BERKELEY -- Predictability has given way to an anything-can-happen world in the NCAA women's Final Four.

Top-ranked Baylor is out. So is Stanford. UConn and Notre Dame remain but don't seem quite as almighty as Brittney Griner and her Baylor teammates did before getting eliminated in the Sweet 16.

A notion that once seemed far-fetched is now drastically more realistic: Can Cal win its first NCAA championship?

"The way things are falling, anything is possible now," said Villanova coach Harry Perretta, whose Wildcats play in the Big East with UConn, Louisville and Notre Dame. "This tournament for the women is one of the best that I've seen because of the upsets. I don't remember the last time we didn't have almost all No. 1 seeds."

California women’s basketball head coach Lindsay Gottlieb, second from right, and players Layshia Clarendon, from left, Brittany Boyd and Mikayla
California women's basketball head coach Lindsay Gottlieb, second from right, and players Layshia Clarendon, from left, Brittany Boyd and Mikayla Lyles answer questions at a press conference to discuss their upcoming trip to the NCAA Women's Final Four basketball tournament in New Orleans, Wednesday, April 3, 2013 in Berkeley, Calif. (D. Ross Cameron/Staff)

The way the tournament has played out has to be a confidence booster for a No. 2 seeded Cal team playing in its first Final Four.

"Why not?" senior guard Layshia Clarendon said. "That's been our thing this whole year. Why not us? Why not the Cal Bears? There's all this hype around how we've made it this far. We're not backing down to anyone now. We came here to win. That's what we've wanted the entire year."

No. 5 seeded Louisville, the team that stunned Baylor, then eliminated another perennial power in Tennessee, awaits Cal in the semifinals Sunday.

The other side of the bracket played out as expected -- No. 1 seeds Notre Dame and UConn will face off for the fourth time this season. The winner will be favored in the championship game against the Bears or Cardinals.

And though UConn is playing in a record sixth straight Final Four and Notre Dame has been in the last two finals, Baylor's loss signaled that the powers in the women's game aren't invincible.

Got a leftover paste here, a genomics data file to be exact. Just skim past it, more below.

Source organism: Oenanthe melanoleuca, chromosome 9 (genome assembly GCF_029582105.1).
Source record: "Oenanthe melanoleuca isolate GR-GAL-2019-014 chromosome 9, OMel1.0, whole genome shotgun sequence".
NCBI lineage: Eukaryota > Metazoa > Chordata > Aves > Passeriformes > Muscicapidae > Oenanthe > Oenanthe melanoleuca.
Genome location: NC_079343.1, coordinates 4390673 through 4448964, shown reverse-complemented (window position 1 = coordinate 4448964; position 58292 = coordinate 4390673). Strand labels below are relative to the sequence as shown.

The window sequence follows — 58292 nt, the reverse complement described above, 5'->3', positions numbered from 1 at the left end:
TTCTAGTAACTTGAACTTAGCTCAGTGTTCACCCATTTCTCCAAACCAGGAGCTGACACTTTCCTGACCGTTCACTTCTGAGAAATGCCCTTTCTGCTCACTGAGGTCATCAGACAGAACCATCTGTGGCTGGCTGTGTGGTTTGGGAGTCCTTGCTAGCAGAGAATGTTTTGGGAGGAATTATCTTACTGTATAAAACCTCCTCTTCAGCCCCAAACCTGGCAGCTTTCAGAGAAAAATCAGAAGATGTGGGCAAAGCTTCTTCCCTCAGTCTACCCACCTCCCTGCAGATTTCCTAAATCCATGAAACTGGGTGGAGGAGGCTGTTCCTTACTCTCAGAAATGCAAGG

"Baylor was this big monster, and a No. 5 seed knocked them off," Cal guard Mikayla Lyles said. "On that level, it was just a celebration for women's basketball. The matchups are different now, there's excitement around it in a different way."

Clarendon said the Bears would love to get another shot at Notre Dame, which ended Cal's season in the second round of last year's NCAA tournament. The Bears' confidence against the country's elite teams grew after they beat a top-five Stanford squad in January.

"The win at Stanford was a seminal moment," Cal coach Lindsay Gottlieb said. "There is a difference to believing you can and knowing that you can. We have been in these situations where we've had to beat these giants of women's college basketball, and I think now they feel like, why not us?"

So, can Cal win it all? Other coaches think the Bears have a legitimate shot.

"Most definitely," said Stanford coach Tara VanDerveer, who has won two NCAA titles. "Every team at this point has strengths and weaknesses. That makes it very exciting."

The Bears have the ingredients that lead to titles, added VanDerveer, a Naismith Hall of Fame coach.

"They rebound the heck out of the ball," she said. "And they have a great leader and competitor in Clarendon. A lot of the tournament is about guard play. They have some really good guards."

Perretta, the Villanova coach, said Cal matches up well against Louisville but would find it a steeper challenge should the Bears advance to face either UConn or Notre Dame.

But Georgia coach Andy Landers likes the possibilities for the winner of the Cal-Louisville game -- the so-called undercard matchup Sunday.

Landers said the winner of the Big East showdown between Notre Dame and Connecticut might suffer from a letdown in the finale Tuesday night.

"Either of those teams will be very much relieved to have won," said Landers, who has led five teams to the Final Four in a 38-year career. "The greatest challenge that Cal has is Louisville. Because, if they don't, it's over. The tournament isn't about beating everybody else."

Landers suggested Cal's biggest obstacle to a national championship is managing the experience as first-time participants.

"It can become very distracting," he said. "As a new coach if you haven't experienced that, you can find yourself trying to accommodate things."

Sunday's Game
Cal vs. Louisville at New
Orleans, 3:30 p.m., ESPN